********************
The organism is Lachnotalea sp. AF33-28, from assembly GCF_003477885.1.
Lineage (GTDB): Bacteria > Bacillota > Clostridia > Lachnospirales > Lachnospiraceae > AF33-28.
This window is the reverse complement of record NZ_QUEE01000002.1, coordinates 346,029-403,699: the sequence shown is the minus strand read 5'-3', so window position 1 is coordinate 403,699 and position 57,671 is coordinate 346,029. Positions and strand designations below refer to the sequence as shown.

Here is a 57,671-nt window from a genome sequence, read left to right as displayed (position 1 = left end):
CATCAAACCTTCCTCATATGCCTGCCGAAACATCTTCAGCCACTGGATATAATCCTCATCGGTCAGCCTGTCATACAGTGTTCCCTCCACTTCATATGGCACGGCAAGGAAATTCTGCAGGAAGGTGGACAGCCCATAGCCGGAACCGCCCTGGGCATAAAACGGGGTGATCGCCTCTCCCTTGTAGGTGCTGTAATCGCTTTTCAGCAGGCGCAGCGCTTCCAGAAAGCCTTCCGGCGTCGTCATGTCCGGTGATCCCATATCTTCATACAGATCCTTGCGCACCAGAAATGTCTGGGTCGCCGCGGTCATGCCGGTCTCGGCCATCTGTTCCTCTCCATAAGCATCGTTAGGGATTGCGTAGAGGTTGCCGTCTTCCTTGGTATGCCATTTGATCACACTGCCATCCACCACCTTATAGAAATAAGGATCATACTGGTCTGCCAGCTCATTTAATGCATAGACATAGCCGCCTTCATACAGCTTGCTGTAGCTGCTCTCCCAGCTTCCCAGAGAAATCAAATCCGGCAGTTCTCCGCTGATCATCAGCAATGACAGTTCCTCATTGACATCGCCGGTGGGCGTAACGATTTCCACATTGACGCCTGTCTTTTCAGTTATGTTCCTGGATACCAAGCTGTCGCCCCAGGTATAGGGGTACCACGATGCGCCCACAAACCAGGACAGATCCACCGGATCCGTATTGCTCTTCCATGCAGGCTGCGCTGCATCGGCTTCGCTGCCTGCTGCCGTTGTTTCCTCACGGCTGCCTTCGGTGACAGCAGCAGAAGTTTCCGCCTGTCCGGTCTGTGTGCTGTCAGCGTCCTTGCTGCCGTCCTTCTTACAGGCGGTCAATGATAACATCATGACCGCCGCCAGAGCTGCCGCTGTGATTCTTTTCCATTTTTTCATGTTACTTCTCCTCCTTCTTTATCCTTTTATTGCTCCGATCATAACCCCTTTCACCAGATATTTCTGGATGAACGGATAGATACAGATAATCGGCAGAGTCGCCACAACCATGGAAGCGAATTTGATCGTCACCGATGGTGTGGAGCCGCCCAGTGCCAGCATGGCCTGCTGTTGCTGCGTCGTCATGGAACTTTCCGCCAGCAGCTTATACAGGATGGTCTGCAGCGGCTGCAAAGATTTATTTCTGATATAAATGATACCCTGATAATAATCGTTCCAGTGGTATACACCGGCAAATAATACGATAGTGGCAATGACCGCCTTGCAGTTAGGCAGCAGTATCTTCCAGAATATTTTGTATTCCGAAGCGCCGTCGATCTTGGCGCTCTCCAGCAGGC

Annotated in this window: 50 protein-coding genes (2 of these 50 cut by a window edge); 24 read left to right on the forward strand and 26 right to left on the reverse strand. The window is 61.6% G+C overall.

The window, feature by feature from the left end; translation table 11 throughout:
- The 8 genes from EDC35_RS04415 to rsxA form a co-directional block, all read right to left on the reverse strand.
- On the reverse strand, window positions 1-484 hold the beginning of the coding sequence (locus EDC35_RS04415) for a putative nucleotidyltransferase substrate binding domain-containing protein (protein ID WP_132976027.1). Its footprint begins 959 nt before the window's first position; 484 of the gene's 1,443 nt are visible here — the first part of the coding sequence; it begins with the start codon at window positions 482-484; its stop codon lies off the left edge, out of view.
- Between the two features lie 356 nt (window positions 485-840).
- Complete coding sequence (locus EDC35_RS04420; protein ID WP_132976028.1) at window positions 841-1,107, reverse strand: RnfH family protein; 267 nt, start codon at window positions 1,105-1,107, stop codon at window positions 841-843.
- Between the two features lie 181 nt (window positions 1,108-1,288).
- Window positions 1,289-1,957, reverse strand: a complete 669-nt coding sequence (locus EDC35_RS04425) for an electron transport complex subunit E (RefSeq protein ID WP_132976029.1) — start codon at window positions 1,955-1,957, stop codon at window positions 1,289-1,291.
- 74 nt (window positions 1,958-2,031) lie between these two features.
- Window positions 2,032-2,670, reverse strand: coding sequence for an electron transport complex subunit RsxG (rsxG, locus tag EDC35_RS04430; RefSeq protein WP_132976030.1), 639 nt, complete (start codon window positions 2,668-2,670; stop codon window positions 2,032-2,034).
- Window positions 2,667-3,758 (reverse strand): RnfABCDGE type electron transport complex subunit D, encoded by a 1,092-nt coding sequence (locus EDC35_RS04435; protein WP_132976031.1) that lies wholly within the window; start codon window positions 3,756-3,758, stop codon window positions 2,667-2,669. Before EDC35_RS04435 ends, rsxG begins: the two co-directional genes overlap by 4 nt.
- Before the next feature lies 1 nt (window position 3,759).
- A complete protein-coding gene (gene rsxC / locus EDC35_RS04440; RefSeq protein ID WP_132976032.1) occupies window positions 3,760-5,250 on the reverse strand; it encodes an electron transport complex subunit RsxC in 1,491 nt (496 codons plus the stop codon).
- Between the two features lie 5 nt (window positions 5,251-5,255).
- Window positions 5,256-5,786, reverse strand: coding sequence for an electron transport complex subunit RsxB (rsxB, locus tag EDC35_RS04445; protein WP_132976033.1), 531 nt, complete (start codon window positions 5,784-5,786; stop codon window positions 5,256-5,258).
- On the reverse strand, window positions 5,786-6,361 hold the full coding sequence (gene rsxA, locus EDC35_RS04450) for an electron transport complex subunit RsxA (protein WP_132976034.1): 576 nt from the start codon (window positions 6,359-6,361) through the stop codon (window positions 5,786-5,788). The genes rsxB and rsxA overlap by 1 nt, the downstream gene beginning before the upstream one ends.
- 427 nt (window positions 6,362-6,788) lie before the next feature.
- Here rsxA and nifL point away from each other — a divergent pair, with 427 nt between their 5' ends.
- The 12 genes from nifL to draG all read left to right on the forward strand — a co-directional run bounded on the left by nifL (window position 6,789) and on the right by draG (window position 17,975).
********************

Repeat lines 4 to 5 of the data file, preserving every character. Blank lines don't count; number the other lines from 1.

Here is a 57,671-nt window from a genome sequence, read left to right as displayed (position 1 = left end):
CATCAAACCTTCCTCATATGCCTGCCGAAACATCTTCAGCCACTGGATATAATCCTCATCGGTCAGCCTGTCATACAGTGTTCCCTCCACTTCATATGGCACGGCAAGGAAATTCTGCAGGAAGGTGGACAGCCCATAGCCGGAACCGCCCTGGGCATAAAACGGGGTGATCGCCTCTCCCTTGTAGGTGCTGTAATCGCTTTTCAGCAGGCGCAGCGCTTCCAGAAAGCCTTCCGGCGTCGTCATGTCCGGTGATCCCATATCTTCATACAGATCCTTGCGCACCAGAAATGTCTGGGTCGCCGCGGTCATGCCGGTCTCGGCCATCTGTTCCTCTCCATAAGCATCGTTAGGGATTGCGTAGAGGTTGCCGTCTTCCTTGGTATGCCATTTGATCACACTGCCATCCACCACCTTATAGAAATAAGGATCATACTGGTCTGCCAGCTCATTTAATGCATAGACATAGCCGCCTTCATACAGCTTGCTGTAGCTGCTCTCCCAGCTTCCCAGAGAAATCAAATCCGGCAGTTCTCCGCTGATCATCAGCAATGACAGTTCCTCATTGACATCGCCGGTGGGCGTAACGATTTCCACATTGACGCCTGTCTTTTCAGTTATGTTCCTGGATACCAAGCTGTCGCCCCAGGTATAGGGGTACCACGATGCGCCCACAAACCAGGACAGATCCACCGGATCCGTATTGCTCTTCCATGCAGGCTGCGCTGCATCGGCTTCGCTGCCTGCTGCCGTTGTTTCCTCACGGCTGCCTTCGGTGACAGCAGCAGAAGTTTCCGCCTGTCCGGTCTGTGTGCTGTCAGCGTCCTTGCTGCCGTCCTTCTTACAGGCGGTCAATGATAACATCATGACCGCCGCCAGAGCTGCCGCTGTGATTCTTTTCCATTTTTTCATGTTACTTCTCCTCCTTCTTTATCCTTTTATTGCTCCGATCATAACCCCTTTCACCAGATATTTCTGGATGAACGGATAGATACAGATAATCGGCAGAGTCGCCACAACCATGGAAGCGAATTTGATCGTCACCGATGGTGTGGAGCCGCCCAGTGCCAGCATGGCCTGCTGTTGCTGCGTCGTCATGGAACTTTCCGCCAGCAGCTTATACAGGATGGTCTGCAGCGGCTGCAAAGATTTATTTCTGATATAAATGATACCCTGATAATAATCGTTCCAGTGGTATACACCGGCAAATAATACGATAGTGGCAATGACCGCCTTGCAGTTAGGCAGCAGTATCTTCCAGAATATTTTGTATTCCGAAGCGCCGTCGATCTTGGCGCTCTCCAGCAGGC